There are two distinct groups of readers who’re bound to find Risa Green’s Projection a whole lot of fun: Fans of Sara Shepard’s Pretty Little Liars and The Lying Game, and fans of the website TV Tropes. Shepard fans—especially fans of The Lying Game, which, like Projection, has paranormal elements—will love the intrigue, the mystery and the drama, while fans of TV Tropes will enjoy identifying the various genre conventions that Green weaves together into a cohesive, entertaining whole.

The Oculus Society runs Delphi, Calif. Although outsiders view them simply as a glorified Junior League, the women of Oculus do more than rule the Delphi social scene: They are the keepers of a secret power that traces all the way back to ancient Rome. None of the members of Oculus has ever USED said power…but they closely guard their knowledge of the Plotinus Ability just the same.

Then, on the night of her daughter’s eighth-grade graduation, the leader of the Society is murdered, and her amber anklet—which, as far as the members of Oculus know, is a crucial component in wielding the power that Plotinus discovered—is stolen. Her daughter swears vengeance, and over the course of her investigation, Gretchen and her best friend try something that no one has ever tried before: They perform Plotinus’ rite. And it works.

And that’s JUST THE BEGINNING.

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Oddly enough, my favorite and least favorite things about Projection are exactly the same things I loved and loathed about Pretty Little Liars. Like Shepard, Green provides lots of over-the-top outward drama while still keeping the internal emotional turmoil genuine and relatable. In other words, she does a great job of portraying the uneasy balancing act of social interactions in high school. Also like Shepard, though, her story features a storyline in which a picture of two girls kissing goes viral, and THE WORLD AS THEY KNOW IT ENDS.

Unfortunately, in some places and within some subsets of our culture, that’s a storyline that is certainly still within the realm of imaginable possibility…I guess. But it’s also a case in which the girls would attract a fair share of defenders, too—not just detractors—and, as each new generation seems to be more and more blasé about issues of sexuality, it does seem like a situation that would have blown over pretty quickly, at least among their own peers.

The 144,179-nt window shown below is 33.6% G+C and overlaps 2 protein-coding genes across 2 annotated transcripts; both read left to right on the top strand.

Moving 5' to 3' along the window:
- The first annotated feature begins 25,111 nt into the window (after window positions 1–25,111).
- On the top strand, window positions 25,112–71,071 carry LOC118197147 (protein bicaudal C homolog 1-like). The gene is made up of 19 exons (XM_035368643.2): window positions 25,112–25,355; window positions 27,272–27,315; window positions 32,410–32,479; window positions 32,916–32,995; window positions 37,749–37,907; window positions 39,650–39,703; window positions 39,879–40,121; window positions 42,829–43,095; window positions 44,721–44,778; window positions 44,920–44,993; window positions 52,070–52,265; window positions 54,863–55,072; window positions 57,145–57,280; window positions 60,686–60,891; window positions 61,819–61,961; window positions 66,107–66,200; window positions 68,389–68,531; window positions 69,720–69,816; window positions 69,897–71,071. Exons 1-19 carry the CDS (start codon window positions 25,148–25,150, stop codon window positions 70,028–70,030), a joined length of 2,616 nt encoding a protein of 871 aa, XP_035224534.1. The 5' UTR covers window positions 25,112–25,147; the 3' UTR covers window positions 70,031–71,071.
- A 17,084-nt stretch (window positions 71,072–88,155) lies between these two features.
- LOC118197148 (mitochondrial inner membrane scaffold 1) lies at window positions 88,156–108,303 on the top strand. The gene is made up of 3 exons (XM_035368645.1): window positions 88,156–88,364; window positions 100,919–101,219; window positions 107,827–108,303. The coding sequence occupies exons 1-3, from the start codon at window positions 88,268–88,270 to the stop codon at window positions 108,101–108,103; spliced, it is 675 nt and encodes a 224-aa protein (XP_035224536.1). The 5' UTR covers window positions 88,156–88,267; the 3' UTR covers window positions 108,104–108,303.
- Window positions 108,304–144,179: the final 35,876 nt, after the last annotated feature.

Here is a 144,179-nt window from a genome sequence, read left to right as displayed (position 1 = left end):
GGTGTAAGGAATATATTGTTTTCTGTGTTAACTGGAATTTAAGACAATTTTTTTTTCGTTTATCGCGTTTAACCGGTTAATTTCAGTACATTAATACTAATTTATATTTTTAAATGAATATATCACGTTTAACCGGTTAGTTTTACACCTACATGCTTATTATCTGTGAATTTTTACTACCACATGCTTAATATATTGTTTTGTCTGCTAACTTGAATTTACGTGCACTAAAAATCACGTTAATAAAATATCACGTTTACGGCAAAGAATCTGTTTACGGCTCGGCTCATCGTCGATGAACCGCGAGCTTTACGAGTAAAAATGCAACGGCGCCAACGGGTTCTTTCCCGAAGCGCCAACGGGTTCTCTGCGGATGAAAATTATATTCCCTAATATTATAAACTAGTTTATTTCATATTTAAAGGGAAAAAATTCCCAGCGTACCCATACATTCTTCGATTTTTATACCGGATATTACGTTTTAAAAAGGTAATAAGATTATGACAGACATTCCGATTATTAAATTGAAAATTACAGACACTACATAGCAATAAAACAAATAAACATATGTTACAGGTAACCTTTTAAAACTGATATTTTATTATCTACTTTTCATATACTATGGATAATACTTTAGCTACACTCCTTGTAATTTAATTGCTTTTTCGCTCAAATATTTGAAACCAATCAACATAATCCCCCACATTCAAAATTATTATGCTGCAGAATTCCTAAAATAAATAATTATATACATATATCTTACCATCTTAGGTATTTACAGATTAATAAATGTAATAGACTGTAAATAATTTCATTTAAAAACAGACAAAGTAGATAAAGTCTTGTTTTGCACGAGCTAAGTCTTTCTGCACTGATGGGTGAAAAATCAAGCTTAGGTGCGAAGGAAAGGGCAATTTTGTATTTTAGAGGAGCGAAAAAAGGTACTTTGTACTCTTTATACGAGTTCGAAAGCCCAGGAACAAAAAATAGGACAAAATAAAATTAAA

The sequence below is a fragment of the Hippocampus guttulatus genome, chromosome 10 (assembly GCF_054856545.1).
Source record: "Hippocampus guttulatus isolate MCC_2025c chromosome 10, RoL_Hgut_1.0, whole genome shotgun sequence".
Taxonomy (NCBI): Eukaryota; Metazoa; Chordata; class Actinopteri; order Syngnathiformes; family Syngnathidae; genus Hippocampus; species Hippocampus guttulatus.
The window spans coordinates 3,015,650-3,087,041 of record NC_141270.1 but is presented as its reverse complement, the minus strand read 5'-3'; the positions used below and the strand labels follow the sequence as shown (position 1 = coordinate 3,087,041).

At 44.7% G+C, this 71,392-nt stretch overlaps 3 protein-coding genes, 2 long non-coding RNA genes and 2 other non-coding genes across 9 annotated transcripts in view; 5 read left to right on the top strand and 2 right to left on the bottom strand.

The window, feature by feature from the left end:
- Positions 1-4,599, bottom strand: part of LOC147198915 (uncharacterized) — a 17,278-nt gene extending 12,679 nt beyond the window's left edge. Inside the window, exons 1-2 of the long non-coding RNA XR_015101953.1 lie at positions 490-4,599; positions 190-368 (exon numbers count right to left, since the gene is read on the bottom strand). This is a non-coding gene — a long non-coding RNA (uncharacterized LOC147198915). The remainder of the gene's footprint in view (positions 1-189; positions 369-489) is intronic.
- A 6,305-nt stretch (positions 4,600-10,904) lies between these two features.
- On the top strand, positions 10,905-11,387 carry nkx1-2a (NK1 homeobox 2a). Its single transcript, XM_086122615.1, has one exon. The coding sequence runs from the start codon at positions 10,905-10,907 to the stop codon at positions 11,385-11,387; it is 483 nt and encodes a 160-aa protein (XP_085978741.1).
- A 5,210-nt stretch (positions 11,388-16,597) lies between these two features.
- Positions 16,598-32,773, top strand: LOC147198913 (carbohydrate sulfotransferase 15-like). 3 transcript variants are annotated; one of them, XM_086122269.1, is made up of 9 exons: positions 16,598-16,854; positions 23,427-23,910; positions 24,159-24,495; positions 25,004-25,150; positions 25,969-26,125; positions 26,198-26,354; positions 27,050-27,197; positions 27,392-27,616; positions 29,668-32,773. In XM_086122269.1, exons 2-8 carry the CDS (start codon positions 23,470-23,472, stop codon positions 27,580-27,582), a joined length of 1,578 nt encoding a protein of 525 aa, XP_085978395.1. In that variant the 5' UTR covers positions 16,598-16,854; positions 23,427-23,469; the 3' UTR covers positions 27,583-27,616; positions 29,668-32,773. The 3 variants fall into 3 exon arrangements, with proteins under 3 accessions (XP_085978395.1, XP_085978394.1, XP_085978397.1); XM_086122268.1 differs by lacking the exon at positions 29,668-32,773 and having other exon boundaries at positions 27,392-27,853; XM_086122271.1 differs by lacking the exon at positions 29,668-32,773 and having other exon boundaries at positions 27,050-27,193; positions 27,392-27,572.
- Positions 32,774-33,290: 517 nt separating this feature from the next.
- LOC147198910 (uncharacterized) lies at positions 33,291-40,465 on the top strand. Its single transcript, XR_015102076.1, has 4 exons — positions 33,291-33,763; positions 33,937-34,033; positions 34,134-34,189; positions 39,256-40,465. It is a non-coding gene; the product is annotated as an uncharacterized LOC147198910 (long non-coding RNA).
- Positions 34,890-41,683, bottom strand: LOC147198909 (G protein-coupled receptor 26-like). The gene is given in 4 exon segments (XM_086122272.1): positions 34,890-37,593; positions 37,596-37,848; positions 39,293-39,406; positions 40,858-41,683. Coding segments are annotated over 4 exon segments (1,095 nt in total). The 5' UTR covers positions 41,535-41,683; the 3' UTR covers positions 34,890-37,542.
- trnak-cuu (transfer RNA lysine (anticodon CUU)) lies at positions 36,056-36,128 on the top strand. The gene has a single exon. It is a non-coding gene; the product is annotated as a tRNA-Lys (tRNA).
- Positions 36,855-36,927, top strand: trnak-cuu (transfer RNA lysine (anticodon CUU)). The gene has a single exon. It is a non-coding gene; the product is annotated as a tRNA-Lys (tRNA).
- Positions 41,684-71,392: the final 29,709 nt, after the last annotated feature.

Which is what makes the next part of the story so hard for me to buy: The girls are forced to “distance” themselves from the Society, and one of them gets packed off to boarding school, while the other—according to rumor, anyway—ends up in a psychiatric facility. It’s a tired storyline and a dated one, and that’s all I have to say about THAT.

Fights for popularity, a private moment uploaded to YouTube, three girls interested in the same guy, a Distant Prologue, a MacGuffin, constantly shifting key players, murder, embezzlement, an execution, THE FREAKY FRIDAY FLIP*, and more! Sure, it’s true that Projection has some flaws, but with enough plotty goodness, I can overlook infodumps about Roman history and some moments of tell-rather-than-show. Overall? Fun stuff.

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*Yes, it gets mentioned. Which made me happy.

If she isn't writing Bookshelves of Doom or doing her librarian thing, Leila Roy might be making stuff for her Etsy shop while re-watching Veronica Mars, Buffy the Vampire Slayer, Babylon 5, Black Books or Twin Peaks. Well, that or she’s hanging out on Twitter. Or both.